Solitude is a gift, and is reserved to those who have suffered and gained self-knowledge. The lonely person feels rejected and shunned, feels bitter towards the world. In solitude, a person has a relationship with himself, a kind of “two-in-one”. In my reading on psychology, I see this distinction in the comparison between borderline personality disorder (BPD) and autism spectrum disorder (ASD). The borderline personality is empty within and needs the psychic energy provided by other persons. They feel alone and abandoned. Loneliness for them is a punishment, a judgement of their attitude and behaviour. The autistic person (high-functioning) is also alienated from the “world” because of the “bullshit factor”, the lack of integrity and constancy. After a period of acquiring self-knowledge and coming to terms, solitude becomes something positive and a bringer of happiness and peace. We can use solitude to discover our true self and therefore the immanent divinity within us, the “icon” of God given to us through our being human and illuminated by Baptism. The greatest human achievements come from men and women who worked alone in spirituality, art and technology. The music of Bach, Beethoven and Mendelssohn did not come from Germany, but from those individual persons. Genius comes from solitude. Solitude allows us to create and reach out authentically to other people, caring for their needs and desires.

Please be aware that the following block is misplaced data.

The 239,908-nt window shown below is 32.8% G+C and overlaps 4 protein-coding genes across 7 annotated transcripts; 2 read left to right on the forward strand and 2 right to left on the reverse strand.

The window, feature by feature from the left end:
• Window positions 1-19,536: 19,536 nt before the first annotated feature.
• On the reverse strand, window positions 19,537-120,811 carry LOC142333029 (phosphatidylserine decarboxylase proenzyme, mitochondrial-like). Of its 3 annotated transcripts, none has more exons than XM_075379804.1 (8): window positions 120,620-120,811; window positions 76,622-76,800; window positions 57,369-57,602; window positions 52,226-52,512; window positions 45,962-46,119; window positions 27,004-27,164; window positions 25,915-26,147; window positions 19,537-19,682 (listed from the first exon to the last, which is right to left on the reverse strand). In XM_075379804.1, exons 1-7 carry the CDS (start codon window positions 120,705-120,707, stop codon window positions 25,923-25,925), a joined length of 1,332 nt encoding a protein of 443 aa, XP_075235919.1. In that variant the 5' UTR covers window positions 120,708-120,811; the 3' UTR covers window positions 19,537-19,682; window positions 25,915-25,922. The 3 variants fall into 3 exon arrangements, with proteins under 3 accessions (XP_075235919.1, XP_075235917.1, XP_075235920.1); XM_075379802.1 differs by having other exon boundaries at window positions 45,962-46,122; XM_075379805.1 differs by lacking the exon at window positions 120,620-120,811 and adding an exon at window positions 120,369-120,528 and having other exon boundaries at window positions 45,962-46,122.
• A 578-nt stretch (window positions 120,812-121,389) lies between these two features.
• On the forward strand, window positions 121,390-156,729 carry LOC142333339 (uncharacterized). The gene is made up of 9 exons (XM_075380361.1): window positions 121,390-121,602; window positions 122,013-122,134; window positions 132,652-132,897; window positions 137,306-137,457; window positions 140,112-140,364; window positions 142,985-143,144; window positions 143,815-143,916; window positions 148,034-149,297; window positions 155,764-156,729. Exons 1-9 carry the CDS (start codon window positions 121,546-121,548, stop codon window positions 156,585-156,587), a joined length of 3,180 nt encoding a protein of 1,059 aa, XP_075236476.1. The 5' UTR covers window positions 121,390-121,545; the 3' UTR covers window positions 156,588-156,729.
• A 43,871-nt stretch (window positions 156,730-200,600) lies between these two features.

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2 Responses to Solitude and Loneliness

  1. Raymond Thompson says:

    A lovely reflection, Father. Your words resonate with me. The times I (physically) spend alone in wild places do not mean I am lonely, although there are times when I am, but, paradoxically, they are more likely to be when I am in (say) a supermarket or high street surrounded by milling people. Such solitary times are tranquil but fortifying, and moments for restoring balance.

  2. David Llewellyn Dodds says:

    Again, instead of yet attempting a proper reply to this latest fine post, I’ll merely pick up on your saying, “it struck very deeply in me”, to echo that, about another musical verse-setting your opening discussion immediately brought to mind (though I don’t think I knew it till I sung it at age 32 or so) – Brahms’ setting of part of Goethe’s ‘Harzreise im Winter’ in his Alto Rhapsody. I love how the ‘solo’ speaker/observer is joined by a chorus of other voices in the prayer for someone in solitude when “verliert sich sein Pfad”, in Brahms’ ‘version’. (Wikipedia led me to Johann Friedrich Reichardt’s solo setting, of which I had never heard – but which is also moving, as sung by Fischer-Dieskau on YouTube.)